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Baguette from Sourdough Starter

Baguette from Sourdough Starter

Embark on a culinary journey to the heart of France with this delicious baguette recipe, where the rustic charm of sourdough starter infuses each loaf with complex flavors and an irresistible chew and crunch. Discover the magic of age-old bread-making traditions, turning simple ingredients into golden, crusty perfection that sings with every crunch.

Baguette from Sourdough Starter


Levain (Leaven)

  • .5 cup sourdough starter
  • .5 cup water
  • .5 cup flour


  • 1.5 cups water
  • 4.5 cups bread flour
  • 2 tablespoons granulated sugar

Main Dough

  • 1 tablespoon salt
  • 1 cup bread flour (only as needed if dough is too wet during kneading)

Warm Bulk Fermentation

  • 2 tablespoons olive oil

Divide, Shape, and Raise

  • 1 cup AP flour


Levain (Leaven)
Step 1
Mix the starter with the 1/2 cup of water water, then add the 1/2 cup of flour and mix together until flour is dissolved. Cover with plastic wrap, but leave a little bit open. I like to use a glass bowl for this. Set aside for at least 5 hours and up to 12 hours. This mixture will rise and be bubbly. You want the starter to be extremely active.
Step 2
Add the 1.5 cups of water to the Levain mixture above. Add in the 1 tablespoon of sugar sugar and the 4.5 cups of flour. Using a spoon or thick spatula, mix lightly until there isn't anything dry left. Essentially just get it to the point where the flour is absorbed. Let this rest for at least 30 minutes, up to 90 minutes. Do not put the salt in at this stage as it will prevent the yeast from activating and you will get a more dense dough.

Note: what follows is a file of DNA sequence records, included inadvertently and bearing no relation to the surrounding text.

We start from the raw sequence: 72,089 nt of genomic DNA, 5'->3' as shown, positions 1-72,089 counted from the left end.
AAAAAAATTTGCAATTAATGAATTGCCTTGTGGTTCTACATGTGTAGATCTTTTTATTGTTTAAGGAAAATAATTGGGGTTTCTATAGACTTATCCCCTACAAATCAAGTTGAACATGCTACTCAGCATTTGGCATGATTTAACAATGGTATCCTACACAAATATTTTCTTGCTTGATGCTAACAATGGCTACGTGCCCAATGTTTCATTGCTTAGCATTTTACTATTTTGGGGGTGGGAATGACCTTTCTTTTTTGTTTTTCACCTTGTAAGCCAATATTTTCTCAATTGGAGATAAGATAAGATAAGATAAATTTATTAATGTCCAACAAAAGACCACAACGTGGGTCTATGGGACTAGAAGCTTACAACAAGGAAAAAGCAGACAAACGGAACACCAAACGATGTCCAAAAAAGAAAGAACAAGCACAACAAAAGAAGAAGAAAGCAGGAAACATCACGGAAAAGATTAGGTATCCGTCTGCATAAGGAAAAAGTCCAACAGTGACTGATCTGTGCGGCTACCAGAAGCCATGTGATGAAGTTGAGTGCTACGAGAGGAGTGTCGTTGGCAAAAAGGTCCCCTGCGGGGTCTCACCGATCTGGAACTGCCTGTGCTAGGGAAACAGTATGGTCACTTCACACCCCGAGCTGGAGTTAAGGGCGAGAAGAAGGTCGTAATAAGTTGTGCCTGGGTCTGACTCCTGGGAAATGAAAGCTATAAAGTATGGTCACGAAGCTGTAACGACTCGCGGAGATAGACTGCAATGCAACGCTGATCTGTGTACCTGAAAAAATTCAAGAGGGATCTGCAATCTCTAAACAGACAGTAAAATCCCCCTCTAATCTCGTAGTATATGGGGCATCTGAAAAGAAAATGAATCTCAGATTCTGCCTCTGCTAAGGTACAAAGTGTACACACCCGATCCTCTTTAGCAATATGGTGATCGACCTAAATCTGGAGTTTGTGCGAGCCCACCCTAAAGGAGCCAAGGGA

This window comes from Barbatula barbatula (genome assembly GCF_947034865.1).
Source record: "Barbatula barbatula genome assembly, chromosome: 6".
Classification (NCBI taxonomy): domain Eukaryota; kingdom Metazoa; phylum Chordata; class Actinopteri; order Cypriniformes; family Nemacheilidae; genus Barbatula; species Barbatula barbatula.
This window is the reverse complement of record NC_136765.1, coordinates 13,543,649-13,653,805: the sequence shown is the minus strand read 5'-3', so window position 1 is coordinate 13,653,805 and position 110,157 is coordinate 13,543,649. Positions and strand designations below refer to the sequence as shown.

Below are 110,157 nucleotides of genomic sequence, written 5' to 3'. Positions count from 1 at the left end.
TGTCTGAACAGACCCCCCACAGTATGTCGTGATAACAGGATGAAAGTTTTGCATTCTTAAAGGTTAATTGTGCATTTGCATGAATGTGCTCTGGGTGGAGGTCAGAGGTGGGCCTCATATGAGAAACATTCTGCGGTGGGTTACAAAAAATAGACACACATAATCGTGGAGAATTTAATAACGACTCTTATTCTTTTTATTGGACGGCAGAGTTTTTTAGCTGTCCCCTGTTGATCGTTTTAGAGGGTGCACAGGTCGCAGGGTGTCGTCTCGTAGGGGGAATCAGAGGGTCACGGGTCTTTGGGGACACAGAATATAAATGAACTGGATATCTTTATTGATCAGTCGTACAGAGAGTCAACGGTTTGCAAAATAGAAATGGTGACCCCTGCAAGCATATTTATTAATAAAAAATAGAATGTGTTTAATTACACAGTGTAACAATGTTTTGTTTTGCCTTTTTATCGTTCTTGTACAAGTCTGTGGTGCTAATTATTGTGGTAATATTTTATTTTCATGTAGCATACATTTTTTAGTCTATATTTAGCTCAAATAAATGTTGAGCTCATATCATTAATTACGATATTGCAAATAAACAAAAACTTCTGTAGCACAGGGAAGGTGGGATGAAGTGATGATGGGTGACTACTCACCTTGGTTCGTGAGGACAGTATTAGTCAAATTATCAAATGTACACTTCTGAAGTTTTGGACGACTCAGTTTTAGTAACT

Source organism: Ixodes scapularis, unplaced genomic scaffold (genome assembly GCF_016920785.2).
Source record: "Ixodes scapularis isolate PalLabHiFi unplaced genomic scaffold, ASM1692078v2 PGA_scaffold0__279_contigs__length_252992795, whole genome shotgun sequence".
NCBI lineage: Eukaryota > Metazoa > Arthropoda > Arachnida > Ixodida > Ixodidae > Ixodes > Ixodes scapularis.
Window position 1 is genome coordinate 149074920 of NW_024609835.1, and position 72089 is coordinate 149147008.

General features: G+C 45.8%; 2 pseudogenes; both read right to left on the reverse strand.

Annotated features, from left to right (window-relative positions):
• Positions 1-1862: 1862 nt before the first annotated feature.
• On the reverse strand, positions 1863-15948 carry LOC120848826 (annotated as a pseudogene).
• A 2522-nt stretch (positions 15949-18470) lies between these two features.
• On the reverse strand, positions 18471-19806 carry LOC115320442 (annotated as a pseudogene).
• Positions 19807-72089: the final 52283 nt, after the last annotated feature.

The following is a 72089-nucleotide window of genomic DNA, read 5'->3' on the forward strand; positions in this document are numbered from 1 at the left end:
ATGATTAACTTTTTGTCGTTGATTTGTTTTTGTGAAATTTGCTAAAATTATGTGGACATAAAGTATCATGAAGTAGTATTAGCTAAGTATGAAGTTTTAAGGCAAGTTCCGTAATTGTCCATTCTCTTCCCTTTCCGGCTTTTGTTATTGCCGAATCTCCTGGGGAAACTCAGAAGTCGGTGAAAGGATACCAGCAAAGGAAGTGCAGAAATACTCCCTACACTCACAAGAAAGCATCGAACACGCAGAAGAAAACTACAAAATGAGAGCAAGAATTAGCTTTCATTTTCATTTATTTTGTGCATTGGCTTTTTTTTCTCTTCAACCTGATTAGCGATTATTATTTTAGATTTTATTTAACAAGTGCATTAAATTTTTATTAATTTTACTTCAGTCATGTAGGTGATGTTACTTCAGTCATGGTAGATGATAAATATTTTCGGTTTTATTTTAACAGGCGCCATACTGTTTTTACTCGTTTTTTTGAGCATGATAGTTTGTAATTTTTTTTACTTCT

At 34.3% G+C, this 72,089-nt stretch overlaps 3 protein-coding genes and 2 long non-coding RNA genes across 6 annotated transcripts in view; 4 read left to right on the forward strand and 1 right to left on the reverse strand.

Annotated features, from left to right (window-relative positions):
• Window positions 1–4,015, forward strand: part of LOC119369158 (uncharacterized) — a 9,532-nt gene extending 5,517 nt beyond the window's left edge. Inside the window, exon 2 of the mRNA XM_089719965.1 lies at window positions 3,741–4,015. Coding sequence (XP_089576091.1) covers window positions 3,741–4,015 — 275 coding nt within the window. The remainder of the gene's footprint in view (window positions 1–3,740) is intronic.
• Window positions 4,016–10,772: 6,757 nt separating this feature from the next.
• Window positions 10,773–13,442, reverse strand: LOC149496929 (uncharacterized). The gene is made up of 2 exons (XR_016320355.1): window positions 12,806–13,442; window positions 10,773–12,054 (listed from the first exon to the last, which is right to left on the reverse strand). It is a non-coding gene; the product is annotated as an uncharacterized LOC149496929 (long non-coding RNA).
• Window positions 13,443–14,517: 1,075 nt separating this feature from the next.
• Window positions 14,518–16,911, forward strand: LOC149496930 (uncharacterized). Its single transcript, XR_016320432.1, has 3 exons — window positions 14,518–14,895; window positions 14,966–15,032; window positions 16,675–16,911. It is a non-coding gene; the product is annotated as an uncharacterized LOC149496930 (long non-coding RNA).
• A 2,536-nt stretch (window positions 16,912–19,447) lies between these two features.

Main Dough
Step 3
Add the autolyze dough to your stand mixer with a dough hook attachment. Start the mixter on the lowest setting and slowly add the salt while the dough is kneading. Knead the dough in the mixer for about 6-8 minutes. Check it around 2-4 minutes, slowly adding more bread flour if the dough isn't pulling away from the edges. Be sure to knead it for about 2-4 minutes after adding the last flour.
Warm Bulk Fermentation
Step 4
In a large glass bowl, coat the bowl with the 2 tbl of olive oil. Add the dough and flip it over to coat the dough evenly. Cover lightly with plastic wrap (making sure the plastic isn't going to stick to the sides preventing the dough from raising). Add at wet washcloth to the top. Place in an oven on proof, or with the oven light on. Leave for 3-4 hours, or until the dough has doubled and is light and airy.
Divide, Shape
Step 5
Remove the dough from the oven, turn off the oven and punch down the dough. Add flour to your board and move the dough from the oven to the board. Fold and coat the dough with flour. I liked to stretch and fold once or twice to get it to come together. Divide evenly into 3 balls. Shape into baguettes and add to your baguette pan. I have one that holds three, hence 3 loafs.
2nd Rise
Step 6
Cover lightly with plastic wrap and let rest on the counter for 45 minutes. At around 40 minutes, preheat the oven to 425 degrees and boil water.
Bake it
Step 7
Once the oven is preheated and the water is boiling, add an oven safe metal bowl to the oven and add the boiling water. Remove the plastic and add the baguette pan to the oven. Bake for 30 minutes, or until lightly golden and the temperature reaches 205 degrees.
Step 8
Remove from oven, remove from the pan to a cooling rack and let cool for about 10 minutes before slicing into (if you can).

I’ve been experimenting with sourdough starter and sourdough bread. This by far is the best one yet. I’m sure you will see more posted in the upcoming weeks and months as my sis and I continue to explore bread making while preparing for the Armageddon (j.k.).

Baguette from Sourdough Starter
Baguette from Sourdough Starter

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